The relationship between art and reality has percolated through the history of ideas since Plato (well, probably since the cave paintings of Lascaux, but I can’t vouch for anything before Plato). Some bright-eyed theorists identify four angles: (1) mimetic (art imitates reality), (2) affective (art may or may not mimic reality, but the value lies in how it affects its viewers), (3) expressive (art projects the subjective experience of the artist into objective form), and (4) objective (art builds value through its internal design and composition, irrespective of how it may or may not correspond to the minds of artist or audience or to physical reality).

Each of these angles is to some extent at play in Celes Orozco’s exhibition, Entre Fusiones, at Cuarto Cresciente Galeria. The collection strikes immediately, visually, at the question of art’s relationship to reality, but it does so through different styles. The first style I might call “the cosmic flux.” It is abstract, but not in the manner of Joan Miró’s abstract geometrical lines or Mark Rothko’s solid color zones. Miró and Rothko are working with the abstract building blocks of line and color, but Orozco’s works seem more concrete.


                 Untitled 1                                                                 Untitled 2

These paintings, although they do not depict anything in particular, project, more than Miró or Rothko, some concrete, almost totalizing view of reality as a swirling potentiality of form and color. This is the primal flux that undergirds the reality of discrete objects as we know it. The strokes, too, as Orozco variously applies paint to the canvas with finger or hand as well as brush, suggest something concrete and organic, but still in potential form. The only narrowing of potential that I see comes in some of the color choices, as in Untitled 2 the sunburnt coloring conjures up (for me at least) the Mexican roots of the artist, which we see in patches or hints as we move through the exhibition.

The Mexican roots appear more strongly in the second style. If the first style emphasized a primal cosmic flux, the second shades into representations of “primal culture.”


This painting, Chaos, overflows with the fundamentals of nature, with a close-in view of quasi-archetypal figures rather than on the Gestalt or expansiveness of the landscape (as we might see, e.g., in a Romantic-era European landscape). This, the masterpiece of the exhibit in my view, is not about the space of nature and culture from which we came, but about the things that populate that space. And rather than the gradient of space and color, light and shade, that you might get in Renaissance verisimilitude, here the arrangement is relatively flat, with bold colors, each figure presented in its full integrity. The presentation seems fundamentally native American, although my vocabulary is insufficient to expand upon why.

Finally, Orozco throws a few pop culture images onto the canvas – the bottle, the car, the McDonald’s balloon, the casino. It is difficult to say whether this encroachment by the artifacts of modern culture is a corruption of or an extension of the primitive layout. The bottle in the foreground and car at the center seem harmless enough. The casino atop the primitive pyramid seems a little sinister, but Orozco does not highlight the sinister. This is not the hellish 3rd panel of Hieronymous Bosch’s Garden of Earthly Delights. Even the McDonald’s balloon is not accompanied by anything overtly negative. Perhaps Orozco just needed the pop culture items to show that the primitive space is not to be too idealized, not removed from time, is already flowing into the vicissitudes that come after.

Whether the second style, the “primal culture” style, encompasses the paintings below or spawns them as separate styles may be the viewer’s choice.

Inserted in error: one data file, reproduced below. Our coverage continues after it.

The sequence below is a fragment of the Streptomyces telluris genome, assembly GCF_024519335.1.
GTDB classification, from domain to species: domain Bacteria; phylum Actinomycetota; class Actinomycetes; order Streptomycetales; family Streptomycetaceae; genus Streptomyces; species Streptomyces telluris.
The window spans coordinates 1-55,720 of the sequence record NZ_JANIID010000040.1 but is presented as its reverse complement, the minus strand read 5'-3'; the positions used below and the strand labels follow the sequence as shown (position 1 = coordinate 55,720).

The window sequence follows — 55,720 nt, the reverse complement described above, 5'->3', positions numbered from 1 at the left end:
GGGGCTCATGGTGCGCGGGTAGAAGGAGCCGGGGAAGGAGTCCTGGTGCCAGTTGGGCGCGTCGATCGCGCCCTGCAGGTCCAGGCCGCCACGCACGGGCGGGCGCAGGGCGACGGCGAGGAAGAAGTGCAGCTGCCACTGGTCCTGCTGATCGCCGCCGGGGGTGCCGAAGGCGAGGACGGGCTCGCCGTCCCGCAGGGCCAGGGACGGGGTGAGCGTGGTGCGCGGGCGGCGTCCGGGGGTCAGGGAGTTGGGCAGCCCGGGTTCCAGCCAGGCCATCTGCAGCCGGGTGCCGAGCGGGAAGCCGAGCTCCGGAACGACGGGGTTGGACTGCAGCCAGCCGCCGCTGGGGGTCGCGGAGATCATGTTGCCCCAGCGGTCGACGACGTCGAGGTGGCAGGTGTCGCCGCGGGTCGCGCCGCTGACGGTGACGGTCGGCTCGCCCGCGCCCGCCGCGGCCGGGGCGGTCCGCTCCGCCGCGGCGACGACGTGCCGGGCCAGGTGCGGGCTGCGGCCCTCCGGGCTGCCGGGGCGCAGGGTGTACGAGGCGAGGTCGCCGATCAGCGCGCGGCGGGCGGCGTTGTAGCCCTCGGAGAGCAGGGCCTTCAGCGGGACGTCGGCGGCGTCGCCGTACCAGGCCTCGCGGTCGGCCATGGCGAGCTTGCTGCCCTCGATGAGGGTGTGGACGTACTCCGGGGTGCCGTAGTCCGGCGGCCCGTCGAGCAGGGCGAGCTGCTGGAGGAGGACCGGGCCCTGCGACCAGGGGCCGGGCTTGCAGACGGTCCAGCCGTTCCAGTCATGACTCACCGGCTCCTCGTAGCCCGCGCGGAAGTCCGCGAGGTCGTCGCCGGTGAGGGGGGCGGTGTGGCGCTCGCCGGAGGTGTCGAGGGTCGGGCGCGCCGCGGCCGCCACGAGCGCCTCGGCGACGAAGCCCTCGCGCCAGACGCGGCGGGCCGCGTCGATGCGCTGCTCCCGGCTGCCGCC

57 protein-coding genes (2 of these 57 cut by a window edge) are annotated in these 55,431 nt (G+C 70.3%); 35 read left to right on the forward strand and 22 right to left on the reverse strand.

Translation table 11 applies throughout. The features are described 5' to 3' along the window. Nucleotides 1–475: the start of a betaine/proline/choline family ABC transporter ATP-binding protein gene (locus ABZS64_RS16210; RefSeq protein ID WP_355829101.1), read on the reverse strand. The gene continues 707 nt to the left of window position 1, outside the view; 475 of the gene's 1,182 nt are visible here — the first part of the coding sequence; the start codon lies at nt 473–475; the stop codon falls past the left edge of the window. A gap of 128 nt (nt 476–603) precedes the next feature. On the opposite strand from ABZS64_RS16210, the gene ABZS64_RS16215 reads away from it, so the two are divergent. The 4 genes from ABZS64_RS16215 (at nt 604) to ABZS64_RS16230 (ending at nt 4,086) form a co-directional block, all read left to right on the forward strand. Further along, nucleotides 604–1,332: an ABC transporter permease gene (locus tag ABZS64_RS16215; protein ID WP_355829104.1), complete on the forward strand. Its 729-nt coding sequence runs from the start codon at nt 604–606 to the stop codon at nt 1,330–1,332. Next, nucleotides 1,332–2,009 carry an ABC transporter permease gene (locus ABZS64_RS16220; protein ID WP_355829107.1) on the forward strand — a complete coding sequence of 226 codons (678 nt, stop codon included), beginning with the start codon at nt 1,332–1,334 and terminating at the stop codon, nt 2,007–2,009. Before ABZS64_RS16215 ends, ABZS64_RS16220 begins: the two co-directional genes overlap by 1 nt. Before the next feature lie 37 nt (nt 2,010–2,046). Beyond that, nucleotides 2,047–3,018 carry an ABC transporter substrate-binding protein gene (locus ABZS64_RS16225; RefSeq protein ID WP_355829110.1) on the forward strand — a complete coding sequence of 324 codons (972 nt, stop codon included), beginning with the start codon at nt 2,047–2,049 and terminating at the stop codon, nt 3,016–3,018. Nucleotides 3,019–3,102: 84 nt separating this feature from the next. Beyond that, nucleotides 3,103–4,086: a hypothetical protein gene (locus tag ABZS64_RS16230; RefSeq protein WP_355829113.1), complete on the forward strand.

Protecting the infant is the clearest merging of the “cosmic flux” style with representational forms.

.                                                      Protecting the infant

Whereas Chaos had only a hint of the cosmic flux style in the brush strokes of the river, more than half the canvas here is covered in cosmic flux style. The represented images are fragmented, iconographic, not holistic scenarios as in Chaos. If there is a hybrid style in Orozco’s repertoire, this is its clearest expression.

El desierto, on the other hand, is holistic, but doesn’t strike the emotional register the same way as Chaos.

                                                             El desierto

Chaos gave a sense of temporal projection across eons of time, reaching back to some primeval culture in the archetypes of nature. El desierto has more the sense of a contemporary psychedelic experience of space, not unlike the sense of space experienced by your correspondent on some of his hippie-era LSD trips, with the sky thick and close, not thin and distant, with the cacti that seem to sparkle, the long smooth flowing strokes of the land, the stones themselves flowing to show hidden figures that had always been there waiting to be made manifest by the ready viewer. Here, one could almost say it is the subjective effusion into the space and its objects that defines the experience. This to me is a style all its own – I’ll call it the “spatial flux” (or “psychedelic spaces”).

Finally, El niño y la serpiente expands the pop culture idea from the periphery of Chaos, gives it center stage, and takes it in a new direction.

                                                    El niño y la serpiente

This is the closest Orozco comes to the traditional surrealism of Salvador Dalí or to pop art collage style, depending on how you look at it. The scene is holistic and quite modern, and we suspect full of political and social symbols, unlike Chaos, in which any symbols with overt political weight were kept to the margins. In fact, there are only the vaguest traces of the cosmic flux or the primal culture here, although the relative flatness of the brush strokes and representation aligns it more with the primal culture style, and also gives it a mural-like effect that keeps Orozco’s eclectic work at least tenuously grounded in the cultural coordinates of Mexican art.

Detail from El niño y la serpiente

It is not for me but for you to determine how much of this response is my own  idiosyncrasy and how much intrinsic to the compositional markings on the canvas. Either way, if it provides food for thought about this fine artist and this fine show, that will be enough done.

x x x

Bonus picture (Soñando): a holistic scenario in the true “primal culture” style of Chaos, complete with archetypal Mesoamerican fauna and flora, the close view, the pressed bold color zones, and the sense (enhanced by the title idea, “Dreaming”) that we are moving through the field of what Carl Jung calls “the primitive roots of consciousness.”


x x x

  year-bfly-cover              BookCoverImage     

 (Click images for links)